Which Utica, Rome, and Syracuse area restaurants from your childhood deserve a comeback?

These Utica and Rome Restaurants From Your Childhood Need To Make A Delicious Come Back

We asked this simple question on social media and got a lot of responses. These are just the top ones, obviously we could always add to this list. You can chat with us on our station app to add to the list as well.

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We asked this simple question on social media and got a lot of responses. These are just the top ones, obviously we could always add to this list. You can chat with us on our station app to add to the list as well.



Here's the list again:


Tony's Spaghetti House

Tony's Spaghetti House was located at 202 James Street in Utica. It served customers for about 30 years. According to the Utica City Directories, it was in business from 1949 until 1979 and was operated by the Sparagna family. In 1983 it became Jebo on James Street but closed in 1985. It was managed as Geno's Tavern from 1987 until 2000.


Plainville's Nature's Fare Restaurant

Plainville's Nature's Fare Restaurant was in Cicero between 1974 through 2010. According to Syracuse.com, it shut down abruptly and permanently.

Owner Mark W. Bitz said a combination of hard economic times and the difficulty in cooking and preparing between 100 and 200 fresh, raw turkeys a day while avoiding food-borne illness led him to the decision."

It was known for amazing home style cooking.


Gene’s Chili Hut

Gene’s Chili Hut was owned by the Durantes. According to the Utica OD, they concocted the world’s best chili and chili dogs around. They were on Oriskany Boulevard in the Utica area.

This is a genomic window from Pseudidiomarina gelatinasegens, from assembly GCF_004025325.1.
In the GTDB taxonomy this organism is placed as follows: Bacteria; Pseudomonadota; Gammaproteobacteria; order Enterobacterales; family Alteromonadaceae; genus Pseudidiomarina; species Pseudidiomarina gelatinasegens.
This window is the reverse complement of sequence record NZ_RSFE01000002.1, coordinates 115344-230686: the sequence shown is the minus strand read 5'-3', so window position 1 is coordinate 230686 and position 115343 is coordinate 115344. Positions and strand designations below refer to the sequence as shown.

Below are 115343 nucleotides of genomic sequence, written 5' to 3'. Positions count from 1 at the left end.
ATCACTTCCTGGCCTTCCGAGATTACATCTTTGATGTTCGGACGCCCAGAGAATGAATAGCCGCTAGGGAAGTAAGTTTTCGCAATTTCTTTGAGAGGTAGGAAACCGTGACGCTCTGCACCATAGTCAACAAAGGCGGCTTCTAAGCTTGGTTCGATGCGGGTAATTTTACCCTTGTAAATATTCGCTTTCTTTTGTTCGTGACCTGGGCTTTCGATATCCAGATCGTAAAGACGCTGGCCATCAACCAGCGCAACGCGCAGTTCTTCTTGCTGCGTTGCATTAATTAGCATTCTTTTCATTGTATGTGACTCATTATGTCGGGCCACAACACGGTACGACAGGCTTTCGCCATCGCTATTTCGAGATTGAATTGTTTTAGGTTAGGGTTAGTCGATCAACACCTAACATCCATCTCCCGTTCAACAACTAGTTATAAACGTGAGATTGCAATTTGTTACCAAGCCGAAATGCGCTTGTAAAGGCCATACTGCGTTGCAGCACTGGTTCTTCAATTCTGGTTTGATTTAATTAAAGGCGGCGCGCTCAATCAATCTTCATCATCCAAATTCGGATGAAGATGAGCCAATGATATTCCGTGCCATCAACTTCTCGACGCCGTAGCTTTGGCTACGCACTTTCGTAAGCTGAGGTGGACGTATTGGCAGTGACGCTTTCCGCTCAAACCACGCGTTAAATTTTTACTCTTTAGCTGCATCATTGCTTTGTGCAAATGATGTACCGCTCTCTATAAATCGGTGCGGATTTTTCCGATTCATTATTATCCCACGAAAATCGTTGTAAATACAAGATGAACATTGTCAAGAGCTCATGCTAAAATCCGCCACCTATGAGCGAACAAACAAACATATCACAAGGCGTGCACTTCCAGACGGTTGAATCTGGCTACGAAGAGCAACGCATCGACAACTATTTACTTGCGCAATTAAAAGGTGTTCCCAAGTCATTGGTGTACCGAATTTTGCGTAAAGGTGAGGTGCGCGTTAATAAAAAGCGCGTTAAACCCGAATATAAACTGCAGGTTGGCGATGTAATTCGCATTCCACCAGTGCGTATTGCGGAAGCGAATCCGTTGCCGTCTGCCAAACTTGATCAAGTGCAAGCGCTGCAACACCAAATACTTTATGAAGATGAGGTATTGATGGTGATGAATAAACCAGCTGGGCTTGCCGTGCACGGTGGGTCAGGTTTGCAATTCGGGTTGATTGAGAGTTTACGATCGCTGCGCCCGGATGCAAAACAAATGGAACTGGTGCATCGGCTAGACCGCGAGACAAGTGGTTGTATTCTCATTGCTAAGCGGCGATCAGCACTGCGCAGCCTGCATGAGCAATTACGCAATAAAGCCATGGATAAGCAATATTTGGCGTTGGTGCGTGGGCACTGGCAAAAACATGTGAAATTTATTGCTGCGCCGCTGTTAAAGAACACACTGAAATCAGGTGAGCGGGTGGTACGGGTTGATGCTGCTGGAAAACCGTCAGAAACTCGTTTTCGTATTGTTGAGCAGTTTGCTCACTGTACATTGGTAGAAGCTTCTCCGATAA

There was a Lum’s in Utica located at Genesee Street at the Parkway. Many remember them for great roast beef sandwiches, hot dogs steamed in beer, root beer, and cold beer in frosted mugs. The Utica location stuck around after most of the other Lum’s went away. At its peak in 1971, there were more than 400 Lums around the country.


Graziano's Regal Restaurant

Graziano's Regal Restaurant was located on the corner of Jefferson Avenue and Bleecker Street in Utica. They were known for casual family dining with old world recipes, and the greatest pizza in town.


Uncle Henry's Pancake House

Uncle Henry's Pancake House was located in Utica and it's where pancakes and politics mixed.

In the 1970s Uncle Henry's Pancake House played host to the area's top politicians and Democratic Party officials, such as Rufus P. Elefante, longtime Democratic Party leader. For many years, Marino's; owned by Joseph Marino on the southwest corner of First and Catherine streets; was known as "Little City Hall" for it was where many went to meet Elefante and Democrats in the party's inner circle to seek city jobs and such things as having a tree stump removed from a front lawn. When Marino's fell to the John Bleecker Urban Renewal Project in 1968, politicians moved to Uncle Henry's; owned by Henry Cittadino on the northwest corner of Lafayette and Washington streets.

In 1981, Uncle Henry's closed.



In 1998, Kahunaville opened in the Commons Level of Carousel Mall in Syracuse. By 2005, the restaurant and arcade closed down.


The Hook Line and Sinker

The iconic New Hartford restaurant once stood where Dippin' Donuts is now, most of the way up Seneca Turnpike. The Hook served it's last meals in October 2010, after 35 years in business. The former owner, Dick Zydb, also owned Zebb's and Kirby's.

Patrons fondly recall the fish in a bag, the great salad bar, and of course, visiting with friends around The Hook's famous bar."

Hook Line and Sinker 2.0 anyone?


Shakey's Pizza